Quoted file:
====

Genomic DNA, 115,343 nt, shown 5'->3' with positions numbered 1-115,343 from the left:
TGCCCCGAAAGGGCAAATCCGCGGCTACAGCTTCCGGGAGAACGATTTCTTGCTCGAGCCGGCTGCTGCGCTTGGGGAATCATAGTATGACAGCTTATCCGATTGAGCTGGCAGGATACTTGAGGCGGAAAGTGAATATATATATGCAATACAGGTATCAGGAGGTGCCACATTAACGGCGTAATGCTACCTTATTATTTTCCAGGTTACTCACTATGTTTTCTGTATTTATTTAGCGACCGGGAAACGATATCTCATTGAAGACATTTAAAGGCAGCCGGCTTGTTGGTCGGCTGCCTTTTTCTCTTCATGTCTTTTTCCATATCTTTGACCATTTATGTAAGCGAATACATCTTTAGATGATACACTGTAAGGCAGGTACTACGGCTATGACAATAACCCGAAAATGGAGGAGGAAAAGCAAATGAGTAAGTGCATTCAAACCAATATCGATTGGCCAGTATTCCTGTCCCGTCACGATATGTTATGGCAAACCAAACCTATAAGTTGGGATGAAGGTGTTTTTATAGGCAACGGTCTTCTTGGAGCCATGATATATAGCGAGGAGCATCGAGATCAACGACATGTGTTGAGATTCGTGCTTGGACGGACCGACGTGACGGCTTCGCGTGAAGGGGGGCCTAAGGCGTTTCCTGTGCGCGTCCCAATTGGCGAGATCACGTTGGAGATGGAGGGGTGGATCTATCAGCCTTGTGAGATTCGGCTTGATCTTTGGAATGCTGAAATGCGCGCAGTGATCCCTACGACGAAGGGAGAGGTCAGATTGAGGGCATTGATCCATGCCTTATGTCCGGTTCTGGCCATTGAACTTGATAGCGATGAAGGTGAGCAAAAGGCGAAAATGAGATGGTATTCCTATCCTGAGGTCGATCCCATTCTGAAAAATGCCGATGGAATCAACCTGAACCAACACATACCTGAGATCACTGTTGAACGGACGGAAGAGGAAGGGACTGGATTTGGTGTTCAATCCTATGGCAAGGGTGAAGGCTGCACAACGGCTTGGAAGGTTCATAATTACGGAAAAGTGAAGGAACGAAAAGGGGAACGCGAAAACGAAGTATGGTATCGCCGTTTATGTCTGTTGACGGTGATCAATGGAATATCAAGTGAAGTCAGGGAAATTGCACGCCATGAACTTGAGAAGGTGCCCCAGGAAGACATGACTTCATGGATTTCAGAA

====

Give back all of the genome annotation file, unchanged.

Genomic DNA, 115,343 nt, shown 5'->3' with positions numbered 1-115,343 from the left:
TGCCCCGAAAGGGCAAATCCGCGGCTACAGCTTCCGGGAGAACGATTTCTTGCTCGAGCCGGCTGCTGCGCTTGGGGAATCATAGTATGACAGCTTATCCGATTGAGCTGGCAGGATACTTGAGGCGGAAAGTGAATATATATATGCAATACAGGTATCAGGAGGTGCCACATTAACGGCGTAATGCTACCTTATTATTTTCCAGGTTACTCACTATGTTTTCTGTATTTATTTAGCGACCGGGAAACGATATCTCATTGAAGACATTTAAAGGCAGCCGGCTTGTTGGTCGGCTGCCTTTTTCTCTTCATGTCTTTTTCCATATCTTTGACCATTTATGTAAGCGAATACATCTTTAGATGATACACTGTAAGGCAGGTACTACGGCTATGACAATAACCCGAAAATGGAGGAGGAAAAGCAAATGAGTAAGTGCATTCAAACCAATATCGATTGGCCAGTATTCCTGTCCCGTCACGATATGTTATGGCAAACCAAACCTATAAGTTGGGATGAAGGTGTTTTTATAGGCAACGGTCTTCTTGGAGCCATGATATATAGCGAGGAGCATCGAGATCAACGACATGTGTTGAGATTCGTGCTTGGACGGACCGACGTGACGGCTTCGCGTGAAGGGGGGCCTAAGGCGTTTCCTGTGCGCGTCCCAATTGGCGAGATCACGTTGGAGATGGAGGGGTGGATCTATCAGCCTTGTGAGATTCGGCTTGATCTTTGGAATGCTGAAATGCGCGCAGTGATCCCTACGACGAAGGGAGAGGTCAGATTGAGGGCATTGATCCATGCCTTATGTCCGGTTCTGGCCATTGAACTTGATAGCGATGAAGGTGAGCAAAAGGCGAAAATGAGATGGTATTCCTATCCTGAGGTCGATCCCATTCTGAAAAATGCCGATGGAATCAACCTGAACCAACACATACCTGAGATCACTGTTGAACGGACGGAAGAGGAAGGGACTGGATTTGGTGTTCAATCCTATGGCAAGGGTGAAGGCTGCACAACGGCTTGGAAGGTTCATAATTACGGAAAAGTGAAGGAACGAAAAGGGGAACGCGAAAACGAAGTATGGTATCGCCGTTTATGTCTGTTGACGGTGATCAATGGAATATCAAGTGAAGTCAGGGAAATTGCACGCCATGAACTTGAGAAGGTGCCCCAGGAAGACATGACTTCATGGATTTCAGAA